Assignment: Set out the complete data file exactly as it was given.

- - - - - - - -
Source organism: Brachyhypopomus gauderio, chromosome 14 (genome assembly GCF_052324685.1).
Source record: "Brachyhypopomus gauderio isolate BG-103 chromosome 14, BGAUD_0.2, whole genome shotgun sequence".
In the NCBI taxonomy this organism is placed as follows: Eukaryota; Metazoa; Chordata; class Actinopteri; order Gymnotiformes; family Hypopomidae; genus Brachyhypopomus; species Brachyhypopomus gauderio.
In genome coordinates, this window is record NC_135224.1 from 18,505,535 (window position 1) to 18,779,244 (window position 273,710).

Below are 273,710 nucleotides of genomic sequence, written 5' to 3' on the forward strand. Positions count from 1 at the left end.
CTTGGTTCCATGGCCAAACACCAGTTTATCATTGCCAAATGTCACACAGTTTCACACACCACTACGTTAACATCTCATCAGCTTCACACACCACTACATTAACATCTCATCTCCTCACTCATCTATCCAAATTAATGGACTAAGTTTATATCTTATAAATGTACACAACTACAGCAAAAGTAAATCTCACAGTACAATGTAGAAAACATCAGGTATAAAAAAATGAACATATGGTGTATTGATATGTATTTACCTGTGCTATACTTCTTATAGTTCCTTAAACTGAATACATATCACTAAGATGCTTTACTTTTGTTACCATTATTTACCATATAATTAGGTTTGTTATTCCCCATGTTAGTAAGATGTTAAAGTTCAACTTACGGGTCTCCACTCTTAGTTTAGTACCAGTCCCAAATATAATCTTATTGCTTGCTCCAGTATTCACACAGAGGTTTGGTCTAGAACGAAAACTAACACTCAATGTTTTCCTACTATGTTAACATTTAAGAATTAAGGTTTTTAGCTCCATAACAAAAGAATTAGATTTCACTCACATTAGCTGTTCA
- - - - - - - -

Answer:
Source organism: Brachyhypopomus gauderio, chromosome 14 (genome assembly GCF_052324685.1).
Source record: "Brachyhypopomus gauderio isolate BG-103 chromosome 14, BGAUD_0.2, whole genome shotgun sequence".
In the NCBI taxonomy this organism is placed as follows: Eukaryota; Metazoa; Chordata; class Actinopteri; order Gymnotiformes; family Hypopomidae; genus Brachyhypopomus; species Brachyhypopomus gauderio.
In genome coordinates, this window is record NC_135224.1 from 18,505,535 (window position 1) to 18,779,244 (window position 273,710).

Below are 273,710 nucleotides of genomic sequence, written 5' to 3' on the forward strand. Positions count from 1 at the left end.
CTTGGTTCCATGGCCAAACACCAGTTTATCATTGCCAAATGTCACACAGTTTCACACACCACTACGTTAACATCTCATCAGCTTCACACACCACTACATTAACATCTCATCTCCTCACTCATCTATCCAAATTAATGGACTAAGTTTATATCTTATAAATGTACACAACTACAGCAAAAGTAAATCTCACAGTACAATGTAGAAAACATCAGGTATAAAAAAATGAACATATGGTGTATTGATATGTATTTACCTGTGCTATACTTCTTATAGTTCCTTAAACTGAATACATATCACTAAGATGCTTTACTTTTGTTACCATTATTTACCATATAATTAGGTTTGTTATTCCCCATGTTAGTAAGATGTTAAAGTTCAACTTACGGGTCTCCACTCTTAGTTTAGTACCAGTCCCAAATATAATCTTATTGCTTGCTCCAGTATTCACACAGAGGTTTGGTCTAGAACGAAAACTAACACTCAATGTTTTCCTACTATGTTAACATTTAAGAATTAAGGTTTTTAGCTCCATAACAAAAGAATTAGATTTCACTCACATTAGCTGTTCA